Eye For Film >> Movies >> It Was The Son (2012) Film Review
It Was The Son
Reviewed by: Jennie Kermode
"I once knew a son who killed his father over a scratch on a car," says the man in the waiting room.
It's one of several odd statements he's made, maybe just trying to get somebody to keep him company; but this time it captures people's attention, perhaps because there has just been a car crash outside and they are all acutely, albeit briefly, aware of their mortality. So, though the strangers come and go, we are plunged into the recollection of a family drama spanning many months. It feels like a meandering shaggy dog story full of disparate elements; only at its conclusion do the threads come together, abruptly shifting it into much darker territory. This is an opera disguised as a soap opera, its sweeping themes hidden among the minutiae of day to day life. By turns comic and tragic, it permanently disposes of Italian cimema's romantic notions about poverty.
The Ciraulos are not destitute but life is hard. They live on a crumbling housing estate where even running water cannot be guaranteed, drive around in battered cars and struggle on a quit, ongoing basis to put enough food on the table. Nicola (Toni Servillo) is the only one working and he has a large extended family to provide for. When sudden tragedy strikes it seems to drain his last reserves of strength - until a friend suggests that he might be able to get compensation. Could an injection of cash turn the family's fortunes around or do their problems run deeper?
It's difficult to tell a story like this without mocking people simply for being poor but Cipri, adapting Roberto Alaimo's novel, avoids that trap by presenting us with characters whose decisions make sense in context even when they are obviously flawed. Even Nicola's desire to buy a Mercedes, typical of men in his circumstances, is sympathetically presented, reminding us of the dearth of respect he has experienced in his life. Different aspects of community - the smiling local money-lender, the shopkeepers who know everybody, the kids exploding aerosol cans together on a fire in the backyard - reveal a way of life that exists on its own terms, not as a feeble copy of something else. But there are darker aspects to this. One might be forgiven for not having a job if one still, somehow, brings in money. There are mafiosi not so far away. There is a complete absence of any apparent support or protection from the state.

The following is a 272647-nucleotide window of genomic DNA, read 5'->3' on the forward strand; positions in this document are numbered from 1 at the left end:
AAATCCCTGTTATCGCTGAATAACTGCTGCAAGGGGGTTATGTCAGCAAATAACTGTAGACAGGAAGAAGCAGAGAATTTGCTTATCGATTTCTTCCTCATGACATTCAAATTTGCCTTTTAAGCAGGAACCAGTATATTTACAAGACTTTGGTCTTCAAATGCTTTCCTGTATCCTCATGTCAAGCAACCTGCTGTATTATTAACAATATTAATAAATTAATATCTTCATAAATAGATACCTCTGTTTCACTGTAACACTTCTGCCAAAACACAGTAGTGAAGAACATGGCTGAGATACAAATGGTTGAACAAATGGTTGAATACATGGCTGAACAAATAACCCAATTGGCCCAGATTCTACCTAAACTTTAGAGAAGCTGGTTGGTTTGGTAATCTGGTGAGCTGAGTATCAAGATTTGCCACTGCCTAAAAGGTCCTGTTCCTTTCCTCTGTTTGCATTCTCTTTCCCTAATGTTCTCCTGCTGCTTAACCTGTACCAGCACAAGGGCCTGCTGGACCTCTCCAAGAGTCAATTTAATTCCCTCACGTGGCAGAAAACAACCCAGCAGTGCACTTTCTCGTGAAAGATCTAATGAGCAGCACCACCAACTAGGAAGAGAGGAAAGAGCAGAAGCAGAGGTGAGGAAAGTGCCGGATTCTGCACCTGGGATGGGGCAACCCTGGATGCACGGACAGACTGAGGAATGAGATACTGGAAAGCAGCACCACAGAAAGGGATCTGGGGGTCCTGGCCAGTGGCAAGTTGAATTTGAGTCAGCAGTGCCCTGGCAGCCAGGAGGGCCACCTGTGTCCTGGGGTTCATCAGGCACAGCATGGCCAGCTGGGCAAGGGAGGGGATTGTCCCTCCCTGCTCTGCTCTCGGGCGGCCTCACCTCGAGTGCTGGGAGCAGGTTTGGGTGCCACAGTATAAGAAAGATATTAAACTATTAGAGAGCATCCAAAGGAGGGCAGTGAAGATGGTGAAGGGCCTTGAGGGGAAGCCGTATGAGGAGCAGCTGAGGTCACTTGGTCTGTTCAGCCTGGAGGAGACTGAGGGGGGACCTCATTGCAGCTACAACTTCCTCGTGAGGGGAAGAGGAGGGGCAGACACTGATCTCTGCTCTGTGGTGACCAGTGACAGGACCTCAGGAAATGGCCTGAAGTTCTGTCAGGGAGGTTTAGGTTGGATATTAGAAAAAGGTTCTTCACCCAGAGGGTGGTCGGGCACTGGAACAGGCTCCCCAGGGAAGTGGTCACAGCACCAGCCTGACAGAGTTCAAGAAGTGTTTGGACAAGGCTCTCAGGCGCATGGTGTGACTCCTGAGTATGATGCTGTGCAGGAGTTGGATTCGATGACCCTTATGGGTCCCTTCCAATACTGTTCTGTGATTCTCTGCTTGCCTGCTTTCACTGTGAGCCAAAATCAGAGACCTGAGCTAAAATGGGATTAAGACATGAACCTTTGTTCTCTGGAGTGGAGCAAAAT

Keeping us focused as the story meanders is Cipri's own elegant cinematography, which finds a poetry in the grimmest of places. Sometimes quirky and playful, sometimes dazzling, his distinctive imagery pefectly complements that meshing of mundane moments and grand themes. It contributes an existential dimension to the tale, reminding us that even as the struggle for survival plays out there is the potential to dream of something more - making the ending all the crueller. This is a rambling yarn well told, and it's a treat for the senses throughout.Reviewed on: 01 Apr 2013
Related Articles:Caught in the riddle
If you like this, try:My Son, My Son, What Have Ye Done?